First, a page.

Sharing a few thoughts on Dark Things by Sukanya Venkatraghavan
Dark Things by S. seemed like the best book to read after the heavyweight that was Rahman’s In The Light of What We Know (which I have still not grasped in its entirety, but this story is for another day).
After all, Dark Things was described to be about fantasy, and romance – two genres that I had steadfastly avoided in the last few years. It seemed like the best thing to lose myself in, a world that was fictitious and in characters that did not exist.
How foolish I was.
Someone once told me that in every fictitious tale, lies a smidgeon of reality, a reality that you don’t even comprehend fully, until it is right in your face, staring at you, demanding you to deal with it. This reality does not take excuses for an answer. It is a reality that wants you to know that truth always finds you, even if you refuse to see it, once, twice, however many times.
Perhaps, this is the best descriptor that I can provide, as I finished this book.
Dark Things is about many things, but ultimately, it is about love. (Just like life, I suppose. Life is about many things, but ultimately, it is about love).
There is a love story that is explicit, that which transpires between Dwai and Ardra. It is right there. It is not that complicated, it begins in the early chapters of the story, and it lasts till the end of the book. But this is not the love story that demands one’s attention in this novel.
There is another relationship that never quite begins, and never quite ends, between Dara and Ardra. A relationship much more complicated, much more real, much more relatable, and one that has no conclusion even as one draws to the end of this tale.
Because it speaks of a love that was, until it wasn’t. A love that wasn’t, until it was.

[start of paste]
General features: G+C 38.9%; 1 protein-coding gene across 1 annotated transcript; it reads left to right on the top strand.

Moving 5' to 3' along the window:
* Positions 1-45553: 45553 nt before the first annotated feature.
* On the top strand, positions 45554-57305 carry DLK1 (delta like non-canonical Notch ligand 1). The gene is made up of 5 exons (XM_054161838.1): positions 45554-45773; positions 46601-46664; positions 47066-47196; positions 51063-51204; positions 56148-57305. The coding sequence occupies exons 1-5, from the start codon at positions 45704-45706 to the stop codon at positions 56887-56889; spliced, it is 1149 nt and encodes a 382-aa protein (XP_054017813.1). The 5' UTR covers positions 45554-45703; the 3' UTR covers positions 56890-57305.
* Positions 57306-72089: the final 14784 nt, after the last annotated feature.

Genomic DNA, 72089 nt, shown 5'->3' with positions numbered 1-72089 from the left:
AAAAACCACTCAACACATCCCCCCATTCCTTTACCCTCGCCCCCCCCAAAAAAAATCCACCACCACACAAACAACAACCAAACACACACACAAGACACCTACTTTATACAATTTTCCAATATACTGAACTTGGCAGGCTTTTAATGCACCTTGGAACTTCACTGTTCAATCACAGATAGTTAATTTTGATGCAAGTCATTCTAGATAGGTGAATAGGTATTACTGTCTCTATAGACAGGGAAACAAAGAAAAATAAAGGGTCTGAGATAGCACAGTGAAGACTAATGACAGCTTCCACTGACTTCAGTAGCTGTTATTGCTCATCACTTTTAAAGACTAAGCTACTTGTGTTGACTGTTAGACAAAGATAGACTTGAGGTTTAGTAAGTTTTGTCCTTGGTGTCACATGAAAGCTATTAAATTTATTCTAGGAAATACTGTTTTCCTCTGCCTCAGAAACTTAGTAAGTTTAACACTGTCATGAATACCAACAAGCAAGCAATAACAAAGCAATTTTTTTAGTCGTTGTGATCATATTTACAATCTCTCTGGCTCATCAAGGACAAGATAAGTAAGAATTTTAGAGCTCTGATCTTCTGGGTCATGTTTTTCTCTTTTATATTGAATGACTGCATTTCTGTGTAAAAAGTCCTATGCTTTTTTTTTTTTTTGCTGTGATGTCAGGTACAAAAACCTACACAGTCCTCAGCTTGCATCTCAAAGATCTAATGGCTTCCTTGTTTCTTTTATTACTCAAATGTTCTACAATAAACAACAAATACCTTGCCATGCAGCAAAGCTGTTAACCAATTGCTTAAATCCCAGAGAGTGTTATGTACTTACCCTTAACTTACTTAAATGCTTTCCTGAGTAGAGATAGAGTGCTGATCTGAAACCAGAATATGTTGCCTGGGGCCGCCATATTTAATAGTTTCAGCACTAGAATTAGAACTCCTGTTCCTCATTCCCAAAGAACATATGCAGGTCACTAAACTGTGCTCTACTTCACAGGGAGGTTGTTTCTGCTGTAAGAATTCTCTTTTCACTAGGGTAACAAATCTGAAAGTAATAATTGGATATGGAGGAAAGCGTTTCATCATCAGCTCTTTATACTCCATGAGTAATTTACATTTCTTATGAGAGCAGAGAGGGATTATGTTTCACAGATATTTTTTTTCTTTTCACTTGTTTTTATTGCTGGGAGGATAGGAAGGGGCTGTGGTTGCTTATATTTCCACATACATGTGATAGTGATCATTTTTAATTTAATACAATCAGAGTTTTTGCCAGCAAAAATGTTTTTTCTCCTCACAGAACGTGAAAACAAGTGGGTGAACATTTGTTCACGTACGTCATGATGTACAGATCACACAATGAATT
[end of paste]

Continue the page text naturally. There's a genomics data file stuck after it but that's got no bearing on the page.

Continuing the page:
How can feelings, that have never been acknowledged, ever come to fruition? And yet, are these feelings any less real?
All of us carry these tales close to our hearts. Of the loves that we wished we had done something about. Of the people we yearn for, but can never return to. Of the things that we could have said, but didn’t. Of all the ships which have sailed, of all the memories that remain in the harbour.
It is so difficult to name this particular brand of love, because it is one that we have never quite owned, one that was never truly ours. And yet, perhaps, because of this very fact, this is the love that will always remain with us, because it is a love laced with freedom.
And if love should be anything, it should be that. It should be free.
This was that smidgeon of reality in Dark Things that caught me by surprise.
Because it is easy to forget, in this day and age, where life is about ownership, where relationships are about claiming and staking, that what is free and gone, is probably what will remain with us forever, however ironic that may seem.
In the concluding chapter of this novel, Ardra says that she can never quite return Dwai’s love the way he deserves to be loved (I presume she meant, as completely and wholly as he felt for her). And this is because of Dara. What she had with him, which was really, what she didn’t have with him.
This was another smidgeon of reality that demanded my attention.
Most times, we do not end up with the people who have us completely. We end up with the people whom we meet at a particular leg of the journey, who get to have the most of what we have to offer, to share, to experience. We are incomplete; the love we share, mostly complete.
And this is how our (love) stories will also come to a close. Never quite finished. A continuum. Just like life.
And perhaps, if we remember this a little more fervently, we will come to accept this passing of feelings a little better.
Read this book, and meander through your own memories of what is, and what isn’t.
*picture is not mine*